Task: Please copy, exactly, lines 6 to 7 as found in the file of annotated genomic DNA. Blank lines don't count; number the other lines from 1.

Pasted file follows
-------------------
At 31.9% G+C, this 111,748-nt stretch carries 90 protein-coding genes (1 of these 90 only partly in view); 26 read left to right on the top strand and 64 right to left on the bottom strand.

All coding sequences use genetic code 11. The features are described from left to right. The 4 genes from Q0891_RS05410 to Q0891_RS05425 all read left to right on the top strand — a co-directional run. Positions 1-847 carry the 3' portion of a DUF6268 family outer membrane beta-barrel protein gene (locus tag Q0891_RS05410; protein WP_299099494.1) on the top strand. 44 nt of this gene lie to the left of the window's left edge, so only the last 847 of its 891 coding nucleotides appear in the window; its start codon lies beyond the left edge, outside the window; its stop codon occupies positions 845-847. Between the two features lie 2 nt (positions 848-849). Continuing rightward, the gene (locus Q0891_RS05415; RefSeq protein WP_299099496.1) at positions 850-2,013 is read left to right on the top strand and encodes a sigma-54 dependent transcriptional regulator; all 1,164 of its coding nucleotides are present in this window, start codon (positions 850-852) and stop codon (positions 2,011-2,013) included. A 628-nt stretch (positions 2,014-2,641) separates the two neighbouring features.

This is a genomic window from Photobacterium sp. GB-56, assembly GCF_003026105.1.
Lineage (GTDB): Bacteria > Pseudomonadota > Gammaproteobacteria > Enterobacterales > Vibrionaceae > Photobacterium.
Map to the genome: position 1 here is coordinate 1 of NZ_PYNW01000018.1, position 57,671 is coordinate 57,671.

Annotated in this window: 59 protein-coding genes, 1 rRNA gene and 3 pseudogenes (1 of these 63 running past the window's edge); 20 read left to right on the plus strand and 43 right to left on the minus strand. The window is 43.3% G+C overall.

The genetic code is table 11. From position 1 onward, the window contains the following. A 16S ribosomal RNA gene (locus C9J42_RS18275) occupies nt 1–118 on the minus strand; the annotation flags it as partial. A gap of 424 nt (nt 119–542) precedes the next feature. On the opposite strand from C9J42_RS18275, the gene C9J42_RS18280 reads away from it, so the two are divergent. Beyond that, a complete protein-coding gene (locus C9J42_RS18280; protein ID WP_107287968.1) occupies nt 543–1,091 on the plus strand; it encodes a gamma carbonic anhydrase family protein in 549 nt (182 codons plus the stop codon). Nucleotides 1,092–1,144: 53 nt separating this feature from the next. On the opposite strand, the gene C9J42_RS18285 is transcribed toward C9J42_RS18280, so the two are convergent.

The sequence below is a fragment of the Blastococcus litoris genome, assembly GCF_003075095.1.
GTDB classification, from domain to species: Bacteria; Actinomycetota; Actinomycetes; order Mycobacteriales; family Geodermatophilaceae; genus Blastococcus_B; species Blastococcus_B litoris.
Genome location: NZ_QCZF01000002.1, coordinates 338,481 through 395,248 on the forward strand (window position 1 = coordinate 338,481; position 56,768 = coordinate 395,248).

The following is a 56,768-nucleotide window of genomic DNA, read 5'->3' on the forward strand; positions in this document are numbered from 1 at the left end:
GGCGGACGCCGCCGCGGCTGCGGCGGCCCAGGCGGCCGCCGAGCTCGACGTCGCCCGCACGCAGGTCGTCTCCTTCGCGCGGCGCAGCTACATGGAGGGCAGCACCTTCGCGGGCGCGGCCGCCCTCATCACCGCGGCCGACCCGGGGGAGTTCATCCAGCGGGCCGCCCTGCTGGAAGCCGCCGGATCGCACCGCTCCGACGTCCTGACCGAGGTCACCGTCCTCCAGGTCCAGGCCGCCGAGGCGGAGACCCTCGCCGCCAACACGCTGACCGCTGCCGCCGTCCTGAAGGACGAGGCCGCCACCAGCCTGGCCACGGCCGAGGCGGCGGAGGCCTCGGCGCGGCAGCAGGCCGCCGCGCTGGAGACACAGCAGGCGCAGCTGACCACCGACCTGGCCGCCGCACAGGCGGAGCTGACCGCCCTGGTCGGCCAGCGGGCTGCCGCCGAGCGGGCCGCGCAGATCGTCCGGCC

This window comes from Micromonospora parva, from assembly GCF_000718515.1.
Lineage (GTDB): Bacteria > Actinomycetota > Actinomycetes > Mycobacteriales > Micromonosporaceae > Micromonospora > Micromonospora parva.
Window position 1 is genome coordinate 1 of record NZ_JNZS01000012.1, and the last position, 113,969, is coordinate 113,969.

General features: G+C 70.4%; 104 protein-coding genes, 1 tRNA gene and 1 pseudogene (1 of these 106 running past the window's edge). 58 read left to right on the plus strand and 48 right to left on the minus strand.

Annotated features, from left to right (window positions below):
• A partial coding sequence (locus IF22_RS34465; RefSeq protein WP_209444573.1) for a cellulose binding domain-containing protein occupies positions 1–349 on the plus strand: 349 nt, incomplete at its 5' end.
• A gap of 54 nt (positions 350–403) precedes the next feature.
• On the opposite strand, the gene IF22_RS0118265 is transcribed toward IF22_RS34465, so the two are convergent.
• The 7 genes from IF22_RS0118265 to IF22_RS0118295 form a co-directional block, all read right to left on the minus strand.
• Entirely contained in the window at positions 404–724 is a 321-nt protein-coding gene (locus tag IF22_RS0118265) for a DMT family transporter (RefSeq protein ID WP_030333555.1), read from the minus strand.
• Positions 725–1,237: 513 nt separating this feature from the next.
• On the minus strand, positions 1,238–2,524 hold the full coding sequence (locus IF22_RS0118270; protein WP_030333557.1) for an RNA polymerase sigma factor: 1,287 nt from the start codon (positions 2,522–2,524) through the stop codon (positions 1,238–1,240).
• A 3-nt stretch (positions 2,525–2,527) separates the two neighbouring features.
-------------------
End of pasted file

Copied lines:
Annotated in this window: 59 protein-coding genes, 1 rRNA gene and 3 pseudogenes (1 of these 63 running past the window's edge); 20 read left to right on the plus strand and 43 right to left on the minus strand. The window is 43.3% G+C overall.

The genetic code is table 11. From position 1 onward, the window contains the following. A 16S ribosomal RNA gene (locus C9J42_RS18275) occupies nt 1–118 on the minus strand; the annotation flags it as partial. A gap of 424 nt (nt 119–542) precedes the next feature. On the opposite strand from C9J42_RS18275, the gene C9J42_RS18280 reads away from it, so the two are divergent. Beyond that, a complete protein-coding gene (locus C9J42_RS18280; protein ID WP_107287968.1) occupies nt 543–1,091 on the plus strand; it encodes a gamma carbonic anhydrase family protein in 549 nt (182 codons plus the stop codon). Nucleotides 1,092–1,144: 53 nt separating this feature from the next. On the opposite strand, the gene C9J42_RS18285 is transcribed toward C9J42_RS18280, so the two are convergent.